In this paper, I argue that public-policy decisions have perverted the incentives that naturally create stability in financial markets and the market for housing. Over the last three decades, government policy has coddled creditors, reducing the risk they face from financing bad investments. Not surprisingly, this encouraged risky investments financed by borrowed money. The increasing use of debt mixed with housing policy, monetary policy, and tax policy crippled the housing market and the financial sector. Wall Street is not blameless in this debacle. It lobbied for the policy decisions that created the mess.
In the United States we like to believe we are a capitalist society based on individual responsibility. But we are what we do. Not what we say we are. Not what we wish to be. But what we do. And what we do in the United States is make it easy to gamble with other people’s money—particularly borrowed money—by making sure that almost everybody who makes bad loans gets his money back anyway. The financial crisis of 2008 was a natural result of these perverse incentives. We must return to the natural incentives of profit and loss if we want to prevent future crises.
Proposed Fixes

An unpleasant but unavoidable conclusion of this paper is that Wall Street was (and remains) a giant government-sanctioned Ponzi scheme. Homebuyers borrowed money from lenders who got their money from Fannie Mae, Freddie Mac, and banks that borrowed money from investors who expected to be reimbursed by the politicians who took that money from taxpayers. Almost everyone made money from this deal except the group left holding the bag—the taxpayers. There is an old saying in poker: If you don’t know who the sucker is at the table, it’s probably you. We are the suckers. And most of us didn’t even know we were sitting at the table.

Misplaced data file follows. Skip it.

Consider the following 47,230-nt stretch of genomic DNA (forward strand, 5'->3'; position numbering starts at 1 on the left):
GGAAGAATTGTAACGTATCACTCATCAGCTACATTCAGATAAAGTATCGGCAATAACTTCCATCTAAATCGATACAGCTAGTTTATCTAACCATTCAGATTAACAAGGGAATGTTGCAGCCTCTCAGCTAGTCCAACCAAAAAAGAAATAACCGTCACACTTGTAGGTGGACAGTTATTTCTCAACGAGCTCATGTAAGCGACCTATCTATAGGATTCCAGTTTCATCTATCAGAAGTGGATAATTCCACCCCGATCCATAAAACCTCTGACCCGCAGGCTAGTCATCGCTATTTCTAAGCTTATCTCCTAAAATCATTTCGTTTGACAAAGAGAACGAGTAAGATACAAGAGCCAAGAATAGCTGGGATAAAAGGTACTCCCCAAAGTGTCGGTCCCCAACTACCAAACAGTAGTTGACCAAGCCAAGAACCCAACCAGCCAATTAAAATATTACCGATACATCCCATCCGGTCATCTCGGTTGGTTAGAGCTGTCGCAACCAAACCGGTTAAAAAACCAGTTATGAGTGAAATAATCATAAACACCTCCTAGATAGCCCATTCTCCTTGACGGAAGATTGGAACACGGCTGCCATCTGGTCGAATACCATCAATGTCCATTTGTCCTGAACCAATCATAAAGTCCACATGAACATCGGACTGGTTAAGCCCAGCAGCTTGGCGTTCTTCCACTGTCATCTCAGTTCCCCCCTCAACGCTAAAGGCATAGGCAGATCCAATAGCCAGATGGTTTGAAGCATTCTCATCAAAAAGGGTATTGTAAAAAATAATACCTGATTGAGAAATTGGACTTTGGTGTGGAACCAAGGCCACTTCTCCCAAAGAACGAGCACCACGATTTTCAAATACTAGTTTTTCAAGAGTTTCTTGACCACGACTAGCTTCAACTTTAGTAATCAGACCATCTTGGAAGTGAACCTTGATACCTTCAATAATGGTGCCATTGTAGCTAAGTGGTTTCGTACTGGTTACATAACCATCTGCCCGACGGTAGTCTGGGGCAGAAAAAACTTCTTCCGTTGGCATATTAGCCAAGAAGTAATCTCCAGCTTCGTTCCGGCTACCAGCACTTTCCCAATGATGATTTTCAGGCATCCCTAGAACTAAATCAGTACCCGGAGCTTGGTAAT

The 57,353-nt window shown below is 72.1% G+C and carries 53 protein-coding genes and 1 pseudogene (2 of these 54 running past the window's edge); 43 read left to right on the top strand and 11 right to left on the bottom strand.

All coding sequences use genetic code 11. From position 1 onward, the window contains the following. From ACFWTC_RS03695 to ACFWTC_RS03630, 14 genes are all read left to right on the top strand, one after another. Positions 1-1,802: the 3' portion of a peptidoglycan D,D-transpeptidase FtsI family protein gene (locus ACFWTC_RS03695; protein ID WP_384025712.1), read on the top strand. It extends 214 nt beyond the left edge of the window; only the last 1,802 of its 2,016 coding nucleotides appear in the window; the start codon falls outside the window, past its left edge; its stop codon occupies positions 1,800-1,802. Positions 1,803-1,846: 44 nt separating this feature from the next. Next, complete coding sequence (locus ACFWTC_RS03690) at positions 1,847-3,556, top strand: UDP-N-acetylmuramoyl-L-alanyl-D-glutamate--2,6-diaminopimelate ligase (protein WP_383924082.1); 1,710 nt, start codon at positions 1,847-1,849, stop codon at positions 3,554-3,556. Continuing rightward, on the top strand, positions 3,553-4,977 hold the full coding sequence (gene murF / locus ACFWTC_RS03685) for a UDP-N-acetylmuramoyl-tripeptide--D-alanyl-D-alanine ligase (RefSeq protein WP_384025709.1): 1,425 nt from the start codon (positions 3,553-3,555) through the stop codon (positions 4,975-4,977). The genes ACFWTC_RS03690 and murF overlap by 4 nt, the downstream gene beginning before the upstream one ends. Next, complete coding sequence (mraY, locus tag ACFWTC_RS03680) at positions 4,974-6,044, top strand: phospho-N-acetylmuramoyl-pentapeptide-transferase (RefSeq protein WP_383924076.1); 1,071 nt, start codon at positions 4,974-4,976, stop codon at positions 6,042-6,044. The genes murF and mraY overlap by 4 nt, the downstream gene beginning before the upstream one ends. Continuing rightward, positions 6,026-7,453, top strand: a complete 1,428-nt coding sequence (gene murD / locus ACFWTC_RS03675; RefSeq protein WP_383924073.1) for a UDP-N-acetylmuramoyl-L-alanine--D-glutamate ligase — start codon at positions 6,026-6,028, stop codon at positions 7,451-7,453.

Here are some changes that would move us away from crony capitalism and toward the real thing:
  • Don’t try to re-create the old system while trying to make it “better.” There is a natural wariness about securitization right now. That is good. Let it blossom. There is a natural wariness about zero-down mortgages. That is good. Let it blossom.
  • Recognize that having every American own a home is not the American Dream, but the dream of the National Association of Home Builders and the National Association of Realtors. The government should fund any government programs to increase homeownership out of current tax dollars where the costs are visible. Don’t reform Fannie and Freddie. Don’t resurrect them. Get the government out of the business of hidden subsidies to mortgage interest rates.
  • Be aware that the Fed is certainly part of the problem and may not be part of the solution. The Fed created the artificially low interest rates that helped inflate the housing bubble. The Fed then raised interest rates too quickly with disastrous effects for the adjustable-rate mortgages encouraged by their low-interest- rate policy. Monetary policy should not be left to any self-proclaimed or publicly anointed maestro. Following an automatic money growth rule or the Taylor rule would have avoided much of the pain. Somebody needs to hold the Fed accountable for funding exuberance.